The series takes place in the present day as we’re introduced to Shinichi Kano, a hikikomori who is still in high school but has abandoned family and friends due to his inability to handle rejection by a girl. He’s managed to eke out an existence in his tiny apartment, but a job of sorts has sort of fallen into his lap with the government that’s right up his alley. Since he’s a pure kind of otaku with a love of anime, manga and more, he has the skills and knowledge that they’re looking for. While he can’t believe he’s hired for this mystery job, it fits in with him wanting to get out of the lifestyle he’s in. As a hikikomori, he’s not that bad off overall because he can actively leave his place and interact with others, something that we’ve seen being a lot more problematic in other shows. The trick of all of this though is what the government wants out of him because it involves him being knocked out and whisked away.
What’s been discovered, quite accidentally, is that there’s a portal hidden away in Japan that leads to another world and more specifically into the Holy Empire of Eldant, one of the bigger nations of the land. With a little trick of magic to allow communication between both sides, Shinichi has been brought in to be a cultural ambassador to Eldant by introducing the best thing they have with anime, manga and more. He gets assigned a maid with the cute half-elf Myucel, and has to interact properly with the sixteen year old ruler, Petralka, who is struggling with her position and her age in the way some treat her, but also some of the losses that came in gaining this position. There’s a little bit of politics and and the like that comes into play with the story from time to time, but it’s mostly kept as some set dressing as opposed to anything with meaningful impact. It simply serves to explain away certain character motivations.
While Shinichi gets his needs taken care of thanks to Myucel, he works his time in Eldant with the help of Minori, a JSDF woman with a real affection for boys-love material. What Shinichi gets to do, after he struggles to really understand it, is to have the JSDF bring over through the portal everything he needs to introduce his culture to them. The government has its own deep, dark agenda here that comes through in the last couple of episodes, but the bulk of the show is about the light fun and real affection for these various properties that are sprinkled throughout in a very good way. We get lots of parodies to be sure since they don’t want to call things outright, but sharp-eyed fans will figure a lot of it out and some of the on screen subtitles provide nods and casting quirks that helps to clear up some of them, especially when dealing with directors and actors that worked together in previous shows or are making fun of themselves. But even while it does that, there’s still a lot of fun to be had with the show overall.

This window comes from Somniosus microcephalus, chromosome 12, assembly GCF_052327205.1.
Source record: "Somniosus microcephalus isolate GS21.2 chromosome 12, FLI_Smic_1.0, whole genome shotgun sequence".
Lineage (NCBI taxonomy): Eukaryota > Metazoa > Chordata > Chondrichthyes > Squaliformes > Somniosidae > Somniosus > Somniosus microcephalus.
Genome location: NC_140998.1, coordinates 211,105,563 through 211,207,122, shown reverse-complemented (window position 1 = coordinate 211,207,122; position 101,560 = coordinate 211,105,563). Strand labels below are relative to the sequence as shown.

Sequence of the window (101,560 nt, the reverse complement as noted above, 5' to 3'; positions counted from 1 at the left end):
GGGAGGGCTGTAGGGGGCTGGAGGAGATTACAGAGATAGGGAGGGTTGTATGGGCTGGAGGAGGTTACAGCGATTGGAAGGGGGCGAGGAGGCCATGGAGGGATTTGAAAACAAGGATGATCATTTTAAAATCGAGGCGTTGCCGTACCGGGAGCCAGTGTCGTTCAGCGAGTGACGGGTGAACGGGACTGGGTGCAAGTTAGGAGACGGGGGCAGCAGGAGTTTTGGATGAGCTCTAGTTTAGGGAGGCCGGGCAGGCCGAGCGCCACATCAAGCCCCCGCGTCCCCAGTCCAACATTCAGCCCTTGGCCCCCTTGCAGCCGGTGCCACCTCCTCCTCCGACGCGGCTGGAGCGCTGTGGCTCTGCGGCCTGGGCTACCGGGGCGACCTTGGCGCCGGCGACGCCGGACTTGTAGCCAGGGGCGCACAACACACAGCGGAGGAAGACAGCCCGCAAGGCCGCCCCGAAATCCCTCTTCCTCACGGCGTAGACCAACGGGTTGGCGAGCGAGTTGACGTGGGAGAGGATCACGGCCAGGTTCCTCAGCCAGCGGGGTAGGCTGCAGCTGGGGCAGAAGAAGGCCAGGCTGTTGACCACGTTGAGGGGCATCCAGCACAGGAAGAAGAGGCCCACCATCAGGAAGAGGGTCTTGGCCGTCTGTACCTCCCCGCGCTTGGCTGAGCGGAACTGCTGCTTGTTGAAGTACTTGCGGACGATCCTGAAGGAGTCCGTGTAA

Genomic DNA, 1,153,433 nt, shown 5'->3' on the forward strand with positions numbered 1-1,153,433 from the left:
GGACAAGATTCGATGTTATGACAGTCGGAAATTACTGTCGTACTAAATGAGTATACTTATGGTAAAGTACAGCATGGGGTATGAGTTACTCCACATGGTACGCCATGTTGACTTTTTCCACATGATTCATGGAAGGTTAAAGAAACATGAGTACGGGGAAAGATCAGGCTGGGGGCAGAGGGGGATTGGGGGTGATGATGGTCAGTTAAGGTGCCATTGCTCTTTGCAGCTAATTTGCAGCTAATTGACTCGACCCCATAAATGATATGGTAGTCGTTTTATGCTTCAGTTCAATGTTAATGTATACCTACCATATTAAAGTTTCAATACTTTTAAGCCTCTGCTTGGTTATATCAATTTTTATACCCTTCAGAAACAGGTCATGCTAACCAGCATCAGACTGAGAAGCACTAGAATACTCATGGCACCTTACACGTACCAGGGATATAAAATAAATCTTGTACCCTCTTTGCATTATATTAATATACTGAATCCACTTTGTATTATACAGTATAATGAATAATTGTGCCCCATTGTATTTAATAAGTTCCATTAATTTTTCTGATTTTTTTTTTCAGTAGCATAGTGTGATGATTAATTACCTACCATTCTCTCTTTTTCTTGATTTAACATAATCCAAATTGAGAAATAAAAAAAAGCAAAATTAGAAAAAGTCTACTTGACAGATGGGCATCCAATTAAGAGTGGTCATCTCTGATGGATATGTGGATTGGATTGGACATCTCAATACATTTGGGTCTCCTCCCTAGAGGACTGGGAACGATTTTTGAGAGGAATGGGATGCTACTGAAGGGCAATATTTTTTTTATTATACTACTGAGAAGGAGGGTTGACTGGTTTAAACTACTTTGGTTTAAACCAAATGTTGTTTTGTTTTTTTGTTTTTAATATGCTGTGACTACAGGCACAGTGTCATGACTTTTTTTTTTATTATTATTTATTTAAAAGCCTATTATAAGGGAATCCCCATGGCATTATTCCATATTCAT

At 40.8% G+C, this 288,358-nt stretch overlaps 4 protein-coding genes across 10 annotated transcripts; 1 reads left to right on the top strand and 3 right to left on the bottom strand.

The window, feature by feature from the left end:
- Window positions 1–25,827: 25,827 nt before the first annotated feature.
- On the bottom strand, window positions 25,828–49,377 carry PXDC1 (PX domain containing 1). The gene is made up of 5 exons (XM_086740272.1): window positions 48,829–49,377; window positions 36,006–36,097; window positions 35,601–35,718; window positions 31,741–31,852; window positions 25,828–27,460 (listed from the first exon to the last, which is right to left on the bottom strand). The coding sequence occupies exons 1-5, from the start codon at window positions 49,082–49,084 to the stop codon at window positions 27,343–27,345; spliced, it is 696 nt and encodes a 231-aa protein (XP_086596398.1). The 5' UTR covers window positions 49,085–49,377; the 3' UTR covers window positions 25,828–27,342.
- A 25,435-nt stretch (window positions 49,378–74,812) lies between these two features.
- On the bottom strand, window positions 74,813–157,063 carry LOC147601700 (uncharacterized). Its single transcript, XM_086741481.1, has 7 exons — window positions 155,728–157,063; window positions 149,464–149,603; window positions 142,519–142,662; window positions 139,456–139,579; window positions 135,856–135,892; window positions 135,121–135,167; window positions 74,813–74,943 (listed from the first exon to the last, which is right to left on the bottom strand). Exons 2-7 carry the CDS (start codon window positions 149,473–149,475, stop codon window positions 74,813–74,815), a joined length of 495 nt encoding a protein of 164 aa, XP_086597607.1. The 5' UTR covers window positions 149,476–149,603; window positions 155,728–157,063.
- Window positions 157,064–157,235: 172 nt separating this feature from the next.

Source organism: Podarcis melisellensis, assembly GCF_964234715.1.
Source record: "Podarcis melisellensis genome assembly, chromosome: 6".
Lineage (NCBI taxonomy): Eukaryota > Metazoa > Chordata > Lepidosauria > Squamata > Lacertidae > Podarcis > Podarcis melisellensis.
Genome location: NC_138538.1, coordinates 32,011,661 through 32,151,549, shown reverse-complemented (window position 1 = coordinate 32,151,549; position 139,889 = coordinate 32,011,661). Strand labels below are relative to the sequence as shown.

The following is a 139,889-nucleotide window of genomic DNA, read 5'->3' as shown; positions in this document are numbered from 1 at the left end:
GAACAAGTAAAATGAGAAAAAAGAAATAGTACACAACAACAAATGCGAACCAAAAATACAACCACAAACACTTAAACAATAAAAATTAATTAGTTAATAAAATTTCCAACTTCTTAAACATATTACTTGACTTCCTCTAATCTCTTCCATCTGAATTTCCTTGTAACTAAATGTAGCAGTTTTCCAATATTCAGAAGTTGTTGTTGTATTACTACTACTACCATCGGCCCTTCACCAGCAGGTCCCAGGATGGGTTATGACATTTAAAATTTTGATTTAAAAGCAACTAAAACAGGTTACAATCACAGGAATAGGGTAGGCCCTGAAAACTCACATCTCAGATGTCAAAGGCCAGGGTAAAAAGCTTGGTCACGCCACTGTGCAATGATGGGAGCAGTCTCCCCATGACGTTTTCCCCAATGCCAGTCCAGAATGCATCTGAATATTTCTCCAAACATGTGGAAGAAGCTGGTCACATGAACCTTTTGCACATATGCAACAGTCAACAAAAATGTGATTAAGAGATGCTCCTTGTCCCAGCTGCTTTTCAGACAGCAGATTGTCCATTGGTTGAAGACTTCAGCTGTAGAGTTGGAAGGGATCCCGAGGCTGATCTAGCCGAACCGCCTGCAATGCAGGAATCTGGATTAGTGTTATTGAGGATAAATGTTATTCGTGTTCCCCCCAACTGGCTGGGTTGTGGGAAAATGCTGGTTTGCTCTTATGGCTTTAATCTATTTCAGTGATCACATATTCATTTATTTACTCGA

Over the course of it, we get a lot of silliness in general with what it does even as it plays to some of the cultural differences that exist. There’s a class/caste system in Eldant that gets touched on through the students that Shinichi teaches, since there are humans, elves, dwarves and the lowest of the low with half elves, but Minori points out that such things exist in Japan as well and their goal is not to turn Eldant into a place of chaos by rewriting their social structure. This has some potential for decent exploration, but it’s given a light touch because it’s not trying to be a deep series. Thankfully, they do wait until the ninth episode before we get a swimsuit episode, but with the series being aware of things due to Shinichi, they have fun with it overall while mixing the serious into it. With soccer matches, beach time, class time and even a trip back to Japan for a bit with Myucel, it ticks all the right boxes and just has an enjoyable time with it all.
I wasn’t sure what to expect with Outbreak Company outside of it having a fantasy angle to it. And with so many shows playing the video game fantasy angle, it’s one that you can have plenty of preconceptions about. Thankfully, the show goes in its own direction with what it wants to do and plays more to otaku culture and the bridges it can create. There’s not a mean bone in its body with what it wants to do and that helps a lot because it feels more like a cute love letter that just wants to have fun with its characters, touching on tropes and acknowledging them but also showing some fun smarts along the way. There’s a really enjoyable fanservice angle that gets played from time to time without being obnoxious and the series as a whole simply delights, though it is also just a bit too superficial in some ways.
Japanese DTS-HD MA 2.0 Language, English DTS-HD MA 2.0 Language, English Subtitles, Clean Opening, Clean Closing
Content Grade: B+
Audio Grade: B+
Video Grade: A-
Packaging Grade: B+
Menu Grade: B
Extras Grade: B-
Released By: Sentai Filmworks
Release Date: March 3rd, 2015
Running Time: 300 Minutes
Video Encoding: 1080p AVC
Aspect Ratio: 1.78:1 Widescreen
Sony KDL70R550A 70″ LED 1080P HDTV, Sony PlayStation3 Blu-ray player via HDMI set to 1080p, Onkyo TX-SR605 Receiver and Panasonic SB-TP20S Multi-Channel Speaker System With 100-Watt Subwoofer.